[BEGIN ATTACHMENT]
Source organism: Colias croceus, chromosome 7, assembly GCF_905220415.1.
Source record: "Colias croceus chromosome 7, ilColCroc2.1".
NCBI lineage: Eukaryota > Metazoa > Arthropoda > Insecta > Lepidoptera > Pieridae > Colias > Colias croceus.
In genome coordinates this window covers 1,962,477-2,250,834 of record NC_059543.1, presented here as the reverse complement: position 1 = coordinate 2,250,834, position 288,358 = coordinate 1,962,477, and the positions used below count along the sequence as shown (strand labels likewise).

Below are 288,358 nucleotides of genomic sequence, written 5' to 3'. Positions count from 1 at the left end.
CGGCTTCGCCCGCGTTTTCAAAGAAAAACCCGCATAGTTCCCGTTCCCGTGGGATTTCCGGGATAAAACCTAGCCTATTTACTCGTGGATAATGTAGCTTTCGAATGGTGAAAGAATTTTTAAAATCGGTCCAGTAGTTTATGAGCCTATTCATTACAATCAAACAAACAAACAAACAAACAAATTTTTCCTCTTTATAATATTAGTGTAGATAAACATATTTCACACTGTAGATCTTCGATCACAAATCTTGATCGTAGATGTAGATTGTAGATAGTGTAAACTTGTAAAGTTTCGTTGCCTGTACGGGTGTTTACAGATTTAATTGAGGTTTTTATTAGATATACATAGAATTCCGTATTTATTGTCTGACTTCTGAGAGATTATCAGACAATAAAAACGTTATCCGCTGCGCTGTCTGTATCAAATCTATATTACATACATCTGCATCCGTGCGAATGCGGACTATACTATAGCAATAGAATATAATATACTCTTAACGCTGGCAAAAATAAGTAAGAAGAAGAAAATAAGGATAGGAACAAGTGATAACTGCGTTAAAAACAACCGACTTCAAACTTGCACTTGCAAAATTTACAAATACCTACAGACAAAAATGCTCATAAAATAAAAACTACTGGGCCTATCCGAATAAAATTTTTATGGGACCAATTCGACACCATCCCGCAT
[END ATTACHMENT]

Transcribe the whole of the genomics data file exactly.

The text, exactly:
Source organism: Colias croceus, chromosome 7, assembly GCF_905220415.1.
Source record: "Colias croceus chromosome 7, ilColCroc2.1".
NCBI lineage: Eukaryota > Metazoa > Arthropoda > Insecta > Lepidoptera > Pieridae > Colias > Colias croceus.
In genome coordinates this window covers 1,962,477-2,250,834 of record NC_059543.1, presented here as the reverse complement: position 1 = coordinate 2,250,834, position 288,358 = coordinate 1,962,477, and the positions used below count along the sequence as shown (strand labels likewise).

Below are 288,358 nucleotides of genomic sequence, written 5' to 3'. Positions count from 1 at the left end.
CGGCTTCGCCCGCGTTTTCAAAGAAAAACCCGCATAGTTCCCGTTCCCGTGGGATTTCCGGGATAAAACCTAGCCTATTTACTCGTGGATAATGTAGCTTTCGAATGGTGAAAGAATTTTTAAAATCGGTCCAGTAGTTTATGAGCCTATTCATTACAATCAAACAAACAAACAAACAAACAAATTTTTCCTCTTTATAATATTAGTGTAGATAAACATATTTCACACTGTAGATCTTCGATCACAAATCTTGATCGTAGATGTAGATTGTAGATAGTGTAAACTTGTAAAGTTTCGTTGCCTGTACGGGTGTTTACAGATTTAATTGAGGTTTTTATTAGATATACATAGAATTCCGTATTTATTGTCTGACTTCTGAGAGATTATCAGACAATAAAAACGTTATCCGCTGCGCTGTCTGTATCAAATCTATATTACATACATCTGCATCCGTGCGAATGCGGACTATACTATAGCAATAGAATATAATATACTCTTAACGCTGGCAAAAATAAGTAAGAAGAAGAAAATAAGGATAGGAACAAGTGATAACTGCGTTAAAAACAACCGACTTCAAACTTGCACTTGCAAAATTTACAAATACCTACAGACAAAAATGCTCATAAAATAAAAACTACTGGGCCTATCCGAATAAAATTTTTATGGGACCAATTCGACACCATCCCGCAT